So, just how crazy would you get if someone stole your smartphone? Apparently there are quite a few mobile maniacs out there that would be willing to potentially risk their lives to get their beloved device back.

According to a recent study, most people claim they would be willing to put themselves in "some amount" of danger in order to retrieve a stolen smartphone.

The report, conducted by mobile security company Lookout, claims that 68 percent of those polled said they would be willing to take matters into their own hands in an effort to recover a stolen smartphone. With new security/location-based features like Apple's "Find My Phone," that can track a phone that's been lost or stolen, many victims of smartphone theft are now going after the perpetrators. In many cases this is leading to confrontations with the thieves.

In a recent confrontation a 26-year-old California girl actually got her iPhone back using the aforementioned Apple app by confronting the thieves...right at their doorstep.

While that rather brazen act worked out in the victim's favor, police are warning the public that this isn't the smartest way to go about getting a stolen smartphone back.

"This is a new phenomenon - it's not simply running after the person to grab the phone," said George Gascón, the San Francisco district attorney and a former police chief. "It opens up the opportunity for people to take the law into their own hands, and they can get themselves into really deep water if they go to a location where they shouldn't go. Some have been successful but others have gotten hurt."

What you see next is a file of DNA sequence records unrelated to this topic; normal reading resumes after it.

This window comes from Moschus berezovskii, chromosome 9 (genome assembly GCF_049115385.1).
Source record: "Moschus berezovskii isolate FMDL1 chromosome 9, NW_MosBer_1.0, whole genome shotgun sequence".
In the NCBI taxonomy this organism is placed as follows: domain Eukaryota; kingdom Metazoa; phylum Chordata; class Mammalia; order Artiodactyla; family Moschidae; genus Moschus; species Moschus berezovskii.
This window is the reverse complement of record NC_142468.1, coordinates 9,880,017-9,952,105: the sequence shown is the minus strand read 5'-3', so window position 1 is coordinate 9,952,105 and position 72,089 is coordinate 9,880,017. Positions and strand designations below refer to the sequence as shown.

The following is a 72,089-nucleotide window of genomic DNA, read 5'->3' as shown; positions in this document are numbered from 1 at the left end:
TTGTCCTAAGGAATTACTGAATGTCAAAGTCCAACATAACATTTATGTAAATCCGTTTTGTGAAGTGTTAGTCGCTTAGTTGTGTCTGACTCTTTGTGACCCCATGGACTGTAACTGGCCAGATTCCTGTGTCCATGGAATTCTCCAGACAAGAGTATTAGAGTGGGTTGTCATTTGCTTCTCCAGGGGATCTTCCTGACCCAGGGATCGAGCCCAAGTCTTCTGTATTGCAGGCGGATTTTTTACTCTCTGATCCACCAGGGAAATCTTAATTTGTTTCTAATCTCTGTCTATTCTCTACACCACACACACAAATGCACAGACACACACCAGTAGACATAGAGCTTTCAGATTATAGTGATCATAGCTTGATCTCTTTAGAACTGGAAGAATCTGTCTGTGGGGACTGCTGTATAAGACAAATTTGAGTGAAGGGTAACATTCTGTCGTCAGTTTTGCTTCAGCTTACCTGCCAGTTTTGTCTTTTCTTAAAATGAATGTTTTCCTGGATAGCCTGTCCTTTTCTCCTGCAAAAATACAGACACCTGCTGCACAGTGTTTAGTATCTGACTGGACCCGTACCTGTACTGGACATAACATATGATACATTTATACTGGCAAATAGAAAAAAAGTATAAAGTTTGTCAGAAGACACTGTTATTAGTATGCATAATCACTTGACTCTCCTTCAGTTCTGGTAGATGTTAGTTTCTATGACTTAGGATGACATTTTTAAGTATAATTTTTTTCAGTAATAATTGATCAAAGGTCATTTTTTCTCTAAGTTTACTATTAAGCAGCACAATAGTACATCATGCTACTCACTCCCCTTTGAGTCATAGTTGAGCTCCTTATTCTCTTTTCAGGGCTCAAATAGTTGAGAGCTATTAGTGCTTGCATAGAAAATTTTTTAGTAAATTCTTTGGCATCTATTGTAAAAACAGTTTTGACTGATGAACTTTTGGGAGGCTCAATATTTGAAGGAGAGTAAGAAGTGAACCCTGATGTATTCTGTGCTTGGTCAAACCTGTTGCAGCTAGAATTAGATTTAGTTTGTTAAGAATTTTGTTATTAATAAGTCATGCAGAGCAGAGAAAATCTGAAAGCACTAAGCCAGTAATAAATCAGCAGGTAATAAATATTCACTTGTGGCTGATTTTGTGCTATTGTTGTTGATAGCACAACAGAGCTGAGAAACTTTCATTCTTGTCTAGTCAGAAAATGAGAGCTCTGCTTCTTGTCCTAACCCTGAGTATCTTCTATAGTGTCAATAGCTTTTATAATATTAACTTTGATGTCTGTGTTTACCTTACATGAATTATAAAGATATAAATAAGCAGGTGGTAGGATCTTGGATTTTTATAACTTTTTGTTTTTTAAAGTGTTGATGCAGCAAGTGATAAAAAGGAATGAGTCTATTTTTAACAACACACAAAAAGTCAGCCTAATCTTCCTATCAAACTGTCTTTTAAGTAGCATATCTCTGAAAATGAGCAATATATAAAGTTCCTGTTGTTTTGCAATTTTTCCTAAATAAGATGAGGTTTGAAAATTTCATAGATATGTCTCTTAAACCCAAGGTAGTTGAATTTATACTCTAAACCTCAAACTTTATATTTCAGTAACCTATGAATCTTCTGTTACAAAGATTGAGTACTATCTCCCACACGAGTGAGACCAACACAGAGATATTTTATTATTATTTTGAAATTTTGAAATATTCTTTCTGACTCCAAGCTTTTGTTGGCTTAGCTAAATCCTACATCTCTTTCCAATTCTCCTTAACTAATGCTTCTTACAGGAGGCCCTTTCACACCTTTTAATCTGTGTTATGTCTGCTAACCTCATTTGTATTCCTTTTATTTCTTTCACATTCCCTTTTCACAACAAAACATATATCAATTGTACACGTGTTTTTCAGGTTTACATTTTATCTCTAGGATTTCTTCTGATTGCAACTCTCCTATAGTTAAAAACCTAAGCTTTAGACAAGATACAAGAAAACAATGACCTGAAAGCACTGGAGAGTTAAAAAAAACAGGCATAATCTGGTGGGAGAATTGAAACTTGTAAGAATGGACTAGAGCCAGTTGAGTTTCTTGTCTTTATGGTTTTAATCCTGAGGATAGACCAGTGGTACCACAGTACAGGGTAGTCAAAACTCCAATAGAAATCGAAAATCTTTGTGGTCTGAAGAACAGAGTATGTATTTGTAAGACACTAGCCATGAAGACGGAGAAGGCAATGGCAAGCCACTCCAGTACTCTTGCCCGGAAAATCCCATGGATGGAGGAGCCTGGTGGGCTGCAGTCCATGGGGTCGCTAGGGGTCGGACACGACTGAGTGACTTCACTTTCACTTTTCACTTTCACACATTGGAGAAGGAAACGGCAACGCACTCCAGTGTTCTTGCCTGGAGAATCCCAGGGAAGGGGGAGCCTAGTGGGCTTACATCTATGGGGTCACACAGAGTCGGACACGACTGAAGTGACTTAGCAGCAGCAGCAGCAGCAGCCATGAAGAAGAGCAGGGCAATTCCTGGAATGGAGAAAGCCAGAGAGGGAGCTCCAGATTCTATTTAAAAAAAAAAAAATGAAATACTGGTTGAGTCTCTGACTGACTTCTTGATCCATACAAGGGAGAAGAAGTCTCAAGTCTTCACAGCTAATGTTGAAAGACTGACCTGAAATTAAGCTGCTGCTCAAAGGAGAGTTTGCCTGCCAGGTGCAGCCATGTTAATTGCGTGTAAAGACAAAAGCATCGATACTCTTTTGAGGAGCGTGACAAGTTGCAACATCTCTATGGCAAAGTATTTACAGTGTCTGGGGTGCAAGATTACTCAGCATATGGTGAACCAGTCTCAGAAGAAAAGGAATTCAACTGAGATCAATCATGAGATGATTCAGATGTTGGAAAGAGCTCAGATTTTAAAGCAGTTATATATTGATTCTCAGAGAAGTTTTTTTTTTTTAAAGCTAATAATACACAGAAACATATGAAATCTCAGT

According to the Lookout study, smartphone theft is on the rise in the U.S. as 1.6 million Americans had their devices stolen in 2012 - that's one in 10, the report shows. The cost of replacements of these smartphones is up to an estimated $30 billion a year.

The study also revealed people are more concerned with the personal data on their phones rather than the devices. The report reveals half of smartphone theft victims would be "likely or extremely likely" to pay $500 to get their phones back and that one in three would pay up to $1,000 to get their phone back.

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